“When I read Juliette’s book,” she says, ”it was as though someone hit me over the head with a brick. With great certainty I knew this was what I needed to do for my dogs. Her logic regarding natural rearing combined with her clinical experience was impressive. I immediately switched my dogs from Purina chow to raw food and never looked back.”
Zacharias values Levy’s advice because it has stood the test of time. “She will tell you that these methods are not ‘her’ diet and herbal inventions but rather foods and medicinal plants as they have been used for generations and centuries,” she says. “Juliette is an herbal historian.”
When we asked Levy what she would most like to be remembered for, she replied, “My Turkuman Afghan Hounds became famous for their vitality and speed, and I still prize the Time magazine photograph of one of my hounds after he won Best in Show at Westminster, with the simple caption ‘Best hound in all of America.’ I would like to go to my grave or fly to heaven breeding Afghans.
“Another thing I would like to be remembered for is curing canine distemper, which became my specialty. Indeed, the veterinarians of the King of England sent me their important cases to cure during World War II at my distemper clinic in London.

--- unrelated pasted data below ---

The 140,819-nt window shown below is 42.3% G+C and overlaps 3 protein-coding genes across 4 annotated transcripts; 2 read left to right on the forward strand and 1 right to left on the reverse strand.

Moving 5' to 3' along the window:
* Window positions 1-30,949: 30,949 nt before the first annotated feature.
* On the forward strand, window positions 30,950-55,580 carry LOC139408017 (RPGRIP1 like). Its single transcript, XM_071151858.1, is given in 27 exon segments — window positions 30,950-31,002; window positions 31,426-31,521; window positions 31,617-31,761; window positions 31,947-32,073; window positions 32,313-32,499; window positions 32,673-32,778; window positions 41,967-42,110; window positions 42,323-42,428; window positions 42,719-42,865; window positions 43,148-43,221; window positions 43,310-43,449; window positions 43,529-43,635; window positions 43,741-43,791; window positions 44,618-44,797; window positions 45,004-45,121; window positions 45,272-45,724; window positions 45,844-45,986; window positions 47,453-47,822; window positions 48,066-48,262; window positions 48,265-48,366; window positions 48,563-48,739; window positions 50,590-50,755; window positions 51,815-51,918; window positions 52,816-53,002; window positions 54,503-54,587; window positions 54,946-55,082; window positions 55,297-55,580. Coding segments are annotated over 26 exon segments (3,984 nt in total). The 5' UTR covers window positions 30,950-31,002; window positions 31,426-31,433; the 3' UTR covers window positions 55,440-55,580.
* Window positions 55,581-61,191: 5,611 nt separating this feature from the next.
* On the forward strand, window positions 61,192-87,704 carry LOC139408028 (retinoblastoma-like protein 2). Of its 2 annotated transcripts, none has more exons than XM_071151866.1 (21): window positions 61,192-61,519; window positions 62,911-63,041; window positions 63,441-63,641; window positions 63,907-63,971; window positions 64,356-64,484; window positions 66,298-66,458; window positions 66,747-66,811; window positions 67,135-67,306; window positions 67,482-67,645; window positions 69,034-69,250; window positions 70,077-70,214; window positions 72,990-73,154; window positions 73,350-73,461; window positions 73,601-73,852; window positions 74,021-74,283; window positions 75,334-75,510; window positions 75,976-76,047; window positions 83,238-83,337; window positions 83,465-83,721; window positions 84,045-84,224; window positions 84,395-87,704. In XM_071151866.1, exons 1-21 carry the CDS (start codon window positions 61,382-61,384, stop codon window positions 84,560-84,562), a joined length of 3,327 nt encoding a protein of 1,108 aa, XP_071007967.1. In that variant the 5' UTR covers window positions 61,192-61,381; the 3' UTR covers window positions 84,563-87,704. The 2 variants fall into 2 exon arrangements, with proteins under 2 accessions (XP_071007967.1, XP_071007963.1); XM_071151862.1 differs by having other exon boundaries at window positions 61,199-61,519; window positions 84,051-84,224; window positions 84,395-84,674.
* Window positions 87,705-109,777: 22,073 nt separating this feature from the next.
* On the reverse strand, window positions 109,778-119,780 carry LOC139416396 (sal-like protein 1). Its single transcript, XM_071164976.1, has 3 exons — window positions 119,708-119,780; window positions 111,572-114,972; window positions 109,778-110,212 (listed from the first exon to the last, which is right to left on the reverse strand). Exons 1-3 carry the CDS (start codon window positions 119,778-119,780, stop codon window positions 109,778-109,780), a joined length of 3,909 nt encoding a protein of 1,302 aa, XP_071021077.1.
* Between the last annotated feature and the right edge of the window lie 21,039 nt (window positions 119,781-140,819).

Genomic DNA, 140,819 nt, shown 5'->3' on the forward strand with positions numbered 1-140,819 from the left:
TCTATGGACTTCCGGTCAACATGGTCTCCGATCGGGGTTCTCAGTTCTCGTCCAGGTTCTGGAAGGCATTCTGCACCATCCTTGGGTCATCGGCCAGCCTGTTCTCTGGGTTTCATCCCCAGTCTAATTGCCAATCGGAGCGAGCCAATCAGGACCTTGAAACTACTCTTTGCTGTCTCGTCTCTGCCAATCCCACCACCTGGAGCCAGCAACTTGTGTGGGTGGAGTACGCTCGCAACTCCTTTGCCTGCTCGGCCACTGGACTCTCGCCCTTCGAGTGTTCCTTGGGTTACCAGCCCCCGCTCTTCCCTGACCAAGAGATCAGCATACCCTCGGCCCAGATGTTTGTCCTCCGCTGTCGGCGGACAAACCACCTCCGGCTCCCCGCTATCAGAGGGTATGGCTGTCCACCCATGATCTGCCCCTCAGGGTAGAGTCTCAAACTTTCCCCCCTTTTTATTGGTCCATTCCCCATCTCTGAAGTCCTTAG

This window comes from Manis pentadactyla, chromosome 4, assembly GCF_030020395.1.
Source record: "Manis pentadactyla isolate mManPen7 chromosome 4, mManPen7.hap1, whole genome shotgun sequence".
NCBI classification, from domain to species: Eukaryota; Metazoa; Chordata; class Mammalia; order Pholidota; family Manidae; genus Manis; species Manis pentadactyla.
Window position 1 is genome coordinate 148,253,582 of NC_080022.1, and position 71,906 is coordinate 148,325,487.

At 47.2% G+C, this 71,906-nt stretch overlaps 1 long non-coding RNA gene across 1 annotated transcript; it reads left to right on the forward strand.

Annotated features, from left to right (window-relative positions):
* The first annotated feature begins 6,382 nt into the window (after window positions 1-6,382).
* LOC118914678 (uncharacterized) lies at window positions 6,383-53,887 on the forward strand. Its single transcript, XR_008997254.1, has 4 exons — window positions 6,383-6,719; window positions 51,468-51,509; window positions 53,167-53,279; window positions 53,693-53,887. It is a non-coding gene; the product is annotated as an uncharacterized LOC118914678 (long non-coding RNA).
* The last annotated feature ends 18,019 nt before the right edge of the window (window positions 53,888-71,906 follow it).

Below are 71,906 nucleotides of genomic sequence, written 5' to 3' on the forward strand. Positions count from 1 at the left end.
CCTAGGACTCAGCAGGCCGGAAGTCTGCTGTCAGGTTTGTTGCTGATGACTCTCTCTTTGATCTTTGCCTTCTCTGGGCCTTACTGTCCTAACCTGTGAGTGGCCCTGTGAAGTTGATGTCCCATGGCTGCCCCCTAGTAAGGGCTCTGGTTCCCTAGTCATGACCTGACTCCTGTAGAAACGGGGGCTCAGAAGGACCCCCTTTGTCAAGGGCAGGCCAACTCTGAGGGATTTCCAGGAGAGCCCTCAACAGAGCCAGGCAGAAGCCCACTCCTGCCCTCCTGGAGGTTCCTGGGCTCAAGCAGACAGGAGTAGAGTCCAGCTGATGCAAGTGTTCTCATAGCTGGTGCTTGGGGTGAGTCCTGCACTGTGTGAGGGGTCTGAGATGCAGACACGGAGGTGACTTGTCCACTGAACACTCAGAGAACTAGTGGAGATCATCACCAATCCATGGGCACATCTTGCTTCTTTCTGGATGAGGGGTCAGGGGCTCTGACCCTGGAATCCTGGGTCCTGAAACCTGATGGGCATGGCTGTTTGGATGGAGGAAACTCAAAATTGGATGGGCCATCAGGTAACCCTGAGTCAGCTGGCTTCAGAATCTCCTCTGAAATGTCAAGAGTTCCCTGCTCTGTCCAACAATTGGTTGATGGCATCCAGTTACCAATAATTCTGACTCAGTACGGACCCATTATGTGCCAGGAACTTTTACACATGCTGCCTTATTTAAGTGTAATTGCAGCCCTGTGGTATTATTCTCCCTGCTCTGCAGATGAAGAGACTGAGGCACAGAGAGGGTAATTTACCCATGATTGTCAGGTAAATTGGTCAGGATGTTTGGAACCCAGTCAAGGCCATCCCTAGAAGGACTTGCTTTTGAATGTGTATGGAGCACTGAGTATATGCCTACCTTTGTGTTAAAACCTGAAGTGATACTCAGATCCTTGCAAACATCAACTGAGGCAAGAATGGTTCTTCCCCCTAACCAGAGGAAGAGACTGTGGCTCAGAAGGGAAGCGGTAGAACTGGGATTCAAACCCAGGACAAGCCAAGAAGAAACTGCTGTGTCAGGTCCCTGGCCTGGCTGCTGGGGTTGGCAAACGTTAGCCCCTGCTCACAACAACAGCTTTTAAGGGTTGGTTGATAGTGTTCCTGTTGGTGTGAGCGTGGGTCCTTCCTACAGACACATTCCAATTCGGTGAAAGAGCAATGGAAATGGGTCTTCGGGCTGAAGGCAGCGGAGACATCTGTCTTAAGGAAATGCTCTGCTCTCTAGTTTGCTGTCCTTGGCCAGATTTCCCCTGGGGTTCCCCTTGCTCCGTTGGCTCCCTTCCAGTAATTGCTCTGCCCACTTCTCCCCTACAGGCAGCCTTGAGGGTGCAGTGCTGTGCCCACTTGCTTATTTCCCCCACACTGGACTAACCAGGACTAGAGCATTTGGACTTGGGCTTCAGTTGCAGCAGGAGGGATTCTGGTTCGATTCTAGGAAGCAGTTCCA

“I would also like to be remembered for curing 3,000 condemned sheep by herbal methods in England in 1947, clearing their diarrhea and other symptoms with green plants and molasses while vast numbers of sheep in neighboring fields received conventional care and died. Saving the sheep remains one of my proudest moments.”
To her fans and friends in the United States and around the world, and especially to their dogs, she sends appreciation and best wishes.
Levy, who lives with her daughter in Switzerland, is still a traveler. As this article went to press Levy was in Germany visiting her remaining Afghan Hound, Malika (Shirini Shades of Velvet), who lives on a friend’s farm. She welcomes e-mail messages, which can be sent to her at firstname.lastname@example.org, but regrets that she will not be able to send individual replies.
Now in her nineties, Juliette still loves foreign travel and meeting people and their naturally reared dogs
Juliette’s love for dogs (and theirs for her!) comes through in every photo. In Germany, she snuggles with Cosmina, a dog rescued from the streets of Romania. Cosmina’s owner says the dog watches over Juliette like a hawk